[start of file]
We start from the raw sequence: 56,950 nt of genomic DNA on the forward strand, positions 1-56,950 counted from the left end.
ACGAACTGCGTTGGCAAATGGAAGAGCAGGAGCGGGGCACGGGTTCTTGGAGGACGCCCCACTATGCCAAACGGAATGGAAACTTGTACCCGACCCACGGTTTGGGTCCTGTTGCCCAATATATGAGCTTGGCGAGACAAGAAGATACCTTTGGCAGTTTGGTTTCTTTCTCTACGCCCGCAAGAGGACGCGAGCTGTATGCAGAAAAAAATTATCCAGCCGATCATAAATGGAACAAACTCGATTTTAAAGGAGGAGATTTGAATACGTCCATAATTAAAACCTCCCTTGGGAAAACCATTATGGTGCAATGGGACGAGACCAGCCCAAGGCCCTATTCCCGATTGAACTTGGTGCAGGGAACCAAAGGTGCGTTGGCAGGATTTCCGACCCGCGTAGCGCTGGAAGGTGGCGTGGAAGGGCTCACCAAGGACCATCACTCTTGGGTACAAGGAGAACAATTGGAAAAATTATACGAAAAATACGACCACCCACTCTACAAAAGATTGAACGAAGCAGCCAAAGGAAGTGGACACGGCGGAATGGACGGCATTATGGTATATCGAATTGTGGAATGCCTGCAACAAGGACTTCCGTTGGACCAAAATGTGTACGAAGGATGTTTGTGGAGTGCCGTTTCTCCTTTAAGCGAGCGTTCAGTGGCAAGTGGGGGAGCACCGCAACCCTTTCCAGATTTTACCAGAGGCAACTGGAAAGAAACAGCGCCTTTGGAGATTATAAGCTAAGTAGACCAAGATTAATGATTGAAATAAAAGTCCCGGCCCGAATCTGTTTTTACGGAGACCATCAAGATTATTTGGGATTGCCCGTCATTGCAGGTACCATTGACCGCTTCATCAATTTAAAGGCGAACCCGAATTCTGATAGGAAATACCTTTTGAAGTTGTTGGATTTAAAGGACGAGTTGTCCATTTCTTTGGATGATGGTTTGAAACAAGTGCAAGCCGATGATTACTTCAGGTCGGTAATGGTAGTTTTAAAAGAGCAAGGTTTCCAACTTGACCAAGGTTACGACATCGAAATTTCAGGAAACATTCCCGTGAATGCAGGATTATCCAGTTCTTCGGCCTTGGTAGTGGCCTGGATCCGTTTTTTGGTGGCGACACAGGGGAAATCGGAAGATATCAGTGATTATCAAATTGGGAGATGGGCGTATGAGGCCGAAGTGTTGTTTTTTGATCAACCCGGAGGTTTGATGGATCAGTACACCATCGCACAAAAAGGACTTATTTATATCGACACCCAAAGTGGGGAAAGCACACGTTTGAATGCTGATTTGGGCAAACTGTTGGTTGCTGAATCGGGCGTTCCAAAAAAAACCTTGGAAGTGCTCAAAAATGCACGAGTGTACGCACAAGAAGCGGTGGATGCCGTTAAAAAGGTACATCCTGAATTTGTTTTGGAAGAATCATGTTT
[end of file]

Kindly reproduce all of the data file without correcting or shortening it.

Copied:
We start from the raw sequence: 56,950 nt of genomic DNA on the forward strand, positions 1-56,950 counted from the left end.
ACGAACTGCGTTGGCAAATGGAAGAGCAGGAGCGGGGCACGGGTTCTTGGAGGACGCCCCACTATGCCAAACGGAATGGAAACTTGTACCCGACCCACGGTTTGGGTCCTGTTGCCCAATATATGAGCTTGGCGAGACAAGAAGATACCTTTGGCAGTTTGGTTTCTTTCTCTACGCCCGCAAGAGGACGCGAGCTGTATGCAGAAAAAAATTATCCAGCCGATCATAAATGGAACAAACTCGATTTTAAAGGAGGAGATTTGAATACGTCCATAATTAAAACCTCCCTTGGGAAAACCATTATGGTGCAATGGGACGAGACCAGCCCAAGGCCCTATTCCCGATTGAACTTGGTGCAGGGAACCAAAGGTGCGTTGGCAGGATTTCCGACCCGCGTAGCGCTGGAAGGTGGCGTGGAAGGGCTCACCAAGGACCATCACTCTTGGGTACAAGGAGAACAATTGGAAAAATTATACGAAAAATACGACCACCCACTCTACAAAAGATTGAACGAAGCAGCCAAAGGAAGTGGACACGGCGGAATGGACGGCATTATGGTATATCGAATTGTGGAATGCCTGCAACAAGGACTTCCGTTGGACCAAAATGTGTACGAAGGATGTTTGTGGAGTGCCGTTTCTCCTTTAAGCGAGCGTTCAGTGGCAAGTGGGGGAGCACCGCAACCCTTTCCAGATTTTACCAGAGGCAACTGGAAAGAAACAGCGCCTTTGGAGATTATAAGCTAAGTAGACCAAGATTAATGATTGAAATAAAAGTCCCGGCCCGAATCTGTTTTTACGGAGACCATCAAGATTATTTGGGATTGCCCGTCATTGCAGGTACCATTGACCGCTTCATCAATTTAAAGGCGAACCCGAATTCTGATAGGAAATACCTTTTGAAGTTGTTGGATTTAAAGGACGAGTTGTCCATTTCTTTGGATGATGGTTTGAAACAAGTGCAAGCCGATGATTACTTCAGGTCGGTAATGGTAGTTTTAAAAGAGCAAGGTTTCCAACTTGACCAAGGTTACGACATCGAAATTTCAGGAAACATTCCCGTGAATGCAGGATTATCCAGTTCTTCGGCCTTGGTAGTGGCCTGGATCCGTTTTTTGGTGGCGACACAGGGGAAATCGGAAGATATCAGTGATTATCAAATTGGGAGATGGGCGTATGAGGCCGAAGTGTTGTTTTTTGATCAACCCGGAGGTTTGATGGATCAGTACACCATCGCACAAAAAGGACTTATTTATATCGACACCCAAAGTGGGGAAAGCACACGTTTGAATGCTGATTTGGGCAAACTGTTGGTTGCTGAATCGGGCGTTCCAAAAAAAACCTTGGAAGTGCTCAAAAATGCACGAGTGTACGCACAAGAAGCGGTGGATGCCGTTAAAAAGGTACATCCTGAATTTGTTTTGGAAGAATCATGTTT